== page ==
The stability pact for South-Eastern Europe-potential, problems, and perspectives
Becking, Bernhard J.
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As a consequence of the Kosovo war in 1999, the international community, and in particular the European Union, placed greater emphasis on conflict prevention, finally realizing that allowing crises to explode in the Balkans is more costly than taking initiatives for the construction of long-term peace and stability. In the immediate aftermath of the cessation of hostilities, the countries of the region and the international community have committed themselves to making a long-term effort in this direction. The new approach is elaborated in the "Stability Pact for South-Eastern Europe", which resembled the Helsinki Process in that democratization, human rights, economic development, and security are essential constituents of stability. The thesis analyzes this conceptual political novelty, connecting comprehensively post-war reconstruction, regional cooperation and a long-term perspective of accession to the Euro-Atlantic institutions for the region. The thesis assesses the Pact's chances for success by focusing on its potential, problems, and perspectives.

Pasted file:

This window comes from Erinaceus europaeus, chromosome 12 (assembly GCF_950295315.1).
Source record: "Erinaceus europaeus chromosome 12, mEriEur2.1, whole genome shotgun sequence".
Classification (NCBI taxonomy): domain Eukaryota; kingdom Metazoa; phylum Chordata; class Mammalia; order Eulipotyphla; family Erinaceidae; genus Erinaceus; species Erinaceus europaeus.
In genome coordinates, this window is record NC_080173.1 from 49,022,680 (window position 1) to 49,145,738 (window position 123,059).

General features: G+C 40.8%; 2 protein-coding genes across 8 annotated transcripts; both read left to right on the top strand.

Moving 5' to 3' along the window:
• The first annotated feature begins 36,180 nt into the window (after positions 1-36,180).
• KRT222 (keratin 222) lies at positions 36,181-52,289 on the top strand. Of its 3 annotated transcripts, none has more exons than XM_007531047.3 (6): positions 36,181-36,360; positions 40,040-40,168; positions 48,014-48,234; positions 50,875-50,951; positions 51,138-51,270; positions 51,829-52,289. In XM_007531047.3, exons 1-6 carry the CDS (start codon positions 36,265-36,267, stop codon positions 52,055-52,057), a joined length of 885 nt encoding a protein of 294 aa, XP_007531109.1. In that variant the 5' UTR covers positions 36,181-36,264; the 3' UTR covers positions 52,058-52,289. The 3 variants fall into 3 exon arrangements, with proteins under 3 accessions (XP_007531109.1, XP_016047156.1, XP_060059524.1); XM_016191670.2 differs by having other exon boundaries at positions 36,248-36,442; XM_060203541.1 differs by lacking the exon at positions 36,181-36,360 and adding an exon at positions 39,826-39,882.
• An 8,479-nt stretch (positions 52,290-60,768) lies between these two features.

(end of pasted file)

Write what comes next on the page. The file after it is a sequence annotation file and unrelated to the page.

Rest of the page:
RightsThis publication is a work of the U.S. Government as defined in Title 17, United States Code, Section 101. Copyright protection is not available for this work in the United States.
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